Book Review: The Cuckoo’s Calling

cuckoo

No, I did not read this book just because it has a pretty girl on the cover.

One cool thing about the book is that it was written by J. K. Rowling, but under the pseudonym Robert Galbraith. Of course, it wasn’t long (3 months) before people figured out it was her. However, I still really admire her courage in trying to pull this one off. It was her experiment, an attempt to publish a book under some other name, to be able to get honest critical feedback, without her own hype getting in the way.

I knew she was the author going in because I Googled the book first, so I had very high expectations. I was in no way disappointed.

She is as skilled at writing crime novels as fantasy novels that we have all come to love (if you haven’t, you should hit yourself in the head with a hammer until you do). All the endless details, the plot twists, the characters and their widely varied flaws, and the subtle humour.

The plot is very juicy and definitely un-predictable, but it did require fairly long stretches of imagination to connect at a few places – something she clearly has way more than enough of.

Reading this book reminded me of Sherlock Holmes. Cuckoo’s Calling is not quite as twisted as complex in plot, but it does come REALLY close, and Rowling more than made up for it with her signature expressiveness and all the interesting minor plot elements.

Another interesting thing about the book is its portrayal of so many different kinds of prejudices – skin colour, wealth, reputation, beauty, and most interestingly, mental illnesses.

I wished she would expand more on the theme of mental illnesses, but just the fact that she gave 2 of the main characters in the book bipolar, and showed how people discredited them, is a very nice reminder of how prejudiced we are against people with mental illnesses, much more so than people with physical illnesses, for no good reason really.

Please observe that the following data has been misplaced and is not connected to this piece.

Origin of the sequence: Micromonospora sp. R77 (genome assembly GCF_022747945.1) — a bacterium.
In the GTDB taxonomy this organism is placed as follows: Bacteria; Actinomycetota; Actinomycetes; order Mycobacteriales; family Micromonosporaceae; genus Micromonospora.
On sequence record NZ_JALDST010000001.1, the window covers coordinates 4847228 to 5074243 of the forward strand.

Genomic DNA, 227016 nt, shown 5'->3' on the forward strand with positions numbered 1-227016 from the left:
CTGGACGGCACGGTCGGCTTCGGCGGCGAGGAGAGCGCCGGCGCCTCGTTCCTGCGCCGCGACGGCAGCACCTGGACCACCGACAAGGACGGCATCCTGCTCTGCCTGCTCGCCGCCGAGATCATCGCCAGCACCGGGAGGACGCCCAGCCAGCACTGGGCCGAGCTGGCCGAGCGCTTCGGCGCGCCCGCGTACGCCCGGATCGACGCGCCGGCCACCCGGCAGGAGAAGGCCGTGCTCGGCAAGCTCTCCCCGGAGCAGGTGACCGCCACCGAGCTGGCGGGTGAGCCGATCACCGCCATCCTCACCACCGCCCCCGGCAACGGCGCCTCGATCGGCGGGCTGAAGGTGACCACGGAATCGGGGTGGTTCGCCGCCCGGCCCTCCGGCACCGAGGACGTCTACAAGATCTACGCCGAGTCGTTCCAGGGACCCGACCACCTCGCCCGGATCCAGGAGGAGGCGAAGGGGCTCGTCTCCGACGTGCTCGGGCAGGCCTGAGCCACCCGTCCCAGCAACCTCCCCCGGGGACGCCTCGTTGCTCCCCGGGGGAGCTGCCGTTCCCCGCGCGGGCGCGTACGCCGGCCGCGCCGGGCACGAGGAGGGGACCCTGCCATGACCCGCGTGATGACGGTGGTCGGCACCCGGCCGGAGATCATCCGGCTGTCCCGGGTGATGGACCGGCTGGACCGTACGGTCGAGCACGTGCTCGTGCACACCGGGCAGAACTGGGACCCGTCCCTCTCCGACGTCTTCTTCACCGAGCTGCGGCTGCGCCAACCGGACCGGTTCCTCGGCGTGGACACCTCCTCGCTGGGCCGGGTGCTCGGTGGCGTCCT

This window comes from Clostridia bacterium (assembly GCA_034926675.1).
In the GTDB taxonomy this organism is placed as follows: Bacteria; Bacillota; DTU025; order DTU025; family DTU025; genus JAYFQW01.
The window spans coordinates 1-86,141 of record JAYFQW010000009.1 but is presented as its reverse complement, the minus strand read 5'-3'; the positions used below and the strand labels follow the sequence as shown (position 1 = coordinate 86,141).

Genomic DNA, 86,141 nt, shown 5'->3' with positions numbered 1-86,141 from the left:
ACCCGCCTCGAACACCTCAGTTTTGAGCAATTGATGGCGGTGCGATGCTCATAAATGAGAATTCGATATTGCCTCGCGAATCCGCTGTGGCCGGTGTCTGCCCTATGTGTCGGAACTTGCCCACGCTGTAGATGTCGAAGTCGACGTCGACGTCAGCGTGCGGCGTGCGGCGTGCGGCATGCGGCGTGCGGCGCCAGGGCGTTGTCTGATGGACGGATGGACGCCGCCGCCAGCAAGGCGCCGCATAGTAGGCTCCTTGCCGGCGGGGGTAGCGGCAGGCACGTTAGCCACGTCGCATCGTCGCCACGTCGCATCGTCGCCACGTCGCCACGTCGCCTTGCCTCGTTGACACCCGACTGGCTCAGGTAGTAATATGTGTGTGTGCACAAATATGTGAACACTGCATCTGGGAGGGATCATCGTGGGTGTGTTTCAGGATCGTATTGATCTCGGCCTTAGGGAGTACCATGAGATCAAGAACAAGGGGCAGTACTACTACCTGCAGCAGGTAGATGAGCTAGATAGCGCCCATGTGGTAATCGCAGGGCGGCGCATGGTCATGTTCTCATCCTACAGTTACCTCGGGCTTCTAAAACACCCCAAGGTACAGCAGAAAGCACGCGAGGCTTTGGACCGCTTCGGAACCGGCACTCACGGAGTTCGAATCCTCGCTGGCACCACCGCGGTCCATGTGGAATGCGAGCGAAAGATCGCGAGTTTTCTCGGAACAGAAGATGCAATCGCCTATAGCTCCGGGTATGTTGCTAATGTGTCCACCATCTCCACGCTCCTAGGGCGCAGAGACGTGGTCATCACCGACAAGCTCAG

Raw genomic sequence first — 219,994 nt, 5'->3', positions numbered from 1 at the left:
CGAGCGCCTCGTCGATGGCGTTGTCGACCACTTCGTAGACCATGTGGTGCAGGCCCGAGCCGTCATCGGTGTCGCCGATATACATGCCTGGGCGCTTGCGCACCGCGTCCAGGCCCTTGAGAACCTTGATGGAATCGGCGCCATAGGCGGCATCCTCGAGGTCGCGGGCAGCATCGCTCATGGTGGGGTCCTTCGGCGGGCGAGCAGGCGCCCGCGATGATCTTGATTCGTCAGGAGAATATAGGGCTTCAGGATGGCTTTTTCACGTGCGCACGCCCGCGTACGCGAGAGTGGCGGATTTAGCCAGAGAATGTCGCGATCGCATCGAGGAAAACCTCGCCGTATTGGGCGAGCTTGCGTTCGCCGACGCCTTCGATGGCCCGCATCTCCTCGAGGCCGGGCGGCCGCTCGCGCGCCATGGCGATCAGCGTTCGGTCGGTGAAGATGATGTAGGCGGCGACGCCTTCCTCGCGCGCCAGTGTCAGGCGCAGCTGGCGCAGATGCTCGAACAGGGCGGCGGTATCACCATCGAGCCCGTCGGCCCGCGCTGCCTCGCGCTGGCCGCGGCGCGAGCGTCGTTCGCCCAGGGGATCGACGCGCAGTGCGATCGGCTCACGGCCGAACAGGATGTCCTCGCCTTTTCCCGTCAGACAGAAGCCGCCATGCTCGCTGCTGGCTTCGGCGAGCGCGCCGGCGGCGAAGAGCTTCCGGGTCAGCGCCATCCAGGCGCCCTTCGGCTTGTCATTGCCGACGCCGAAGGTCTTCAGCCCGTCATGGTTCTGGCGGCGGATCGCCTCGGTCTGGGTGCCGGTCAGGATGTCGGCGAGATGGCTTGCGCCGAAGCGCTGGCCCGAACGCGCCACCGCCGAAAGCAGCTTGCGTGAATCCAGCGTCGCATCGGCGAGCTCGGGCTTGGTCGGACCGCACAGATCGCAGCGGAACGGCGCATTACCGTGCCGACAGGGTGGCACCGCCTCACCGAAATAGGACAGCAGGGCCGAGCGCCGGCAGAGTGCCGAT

People wouldn’t stop trusting someone because they have a broken leg, but many would stop trusting someone because they have bipolar, even though bipolar is a purely mood disorder and does not cause hallucinations and delusions (except in an extremely severe and rare form that’s basically bipolar combined with schizophrenia… IIRC).

The social stigma on people with mental disorders and the general taboo surrounding anything to do with mental disorders is really disheartening, and the fact that she made it a plot element is quite commendable. If nothing else, it would hopefully encourage some people to read up on mental illnesses, and understanding is often the first step to dissolving barriers.

On a lighter note, I have no idea what’s with J. K. Rowling and breasts. She seems to have a rather strange obsession with them, that she can’t ever write about women without describing their breasts in great detail…

STRIKE ABSORBED THE IMPACT, HEARD the high -pitched scream and reacted instinctively: throwing out a long arm, he seized a fistful of cloth and flesh; a second shriek of pain echoed around the stone walls and then, with a wrench and a tussle, he had succeeded in dragging the girl back on to firm ground. Her shrieks were still echoing off the walls, and he realized that he himself had bellowed, “Jesus Christ!”

The girl was doubled up in pain against the office door, whimpering. Judging by the lopsided way she was hunched, with one hand buried deep under the lapel of her coat, Strike deduced that he had saved her by grabbing a substantial part of her left breast. A thick, wavy curtain of bright blonde hair hid most of the girl’s blushing face, but Strike could see tears of pain leaking out of one uncovered eye.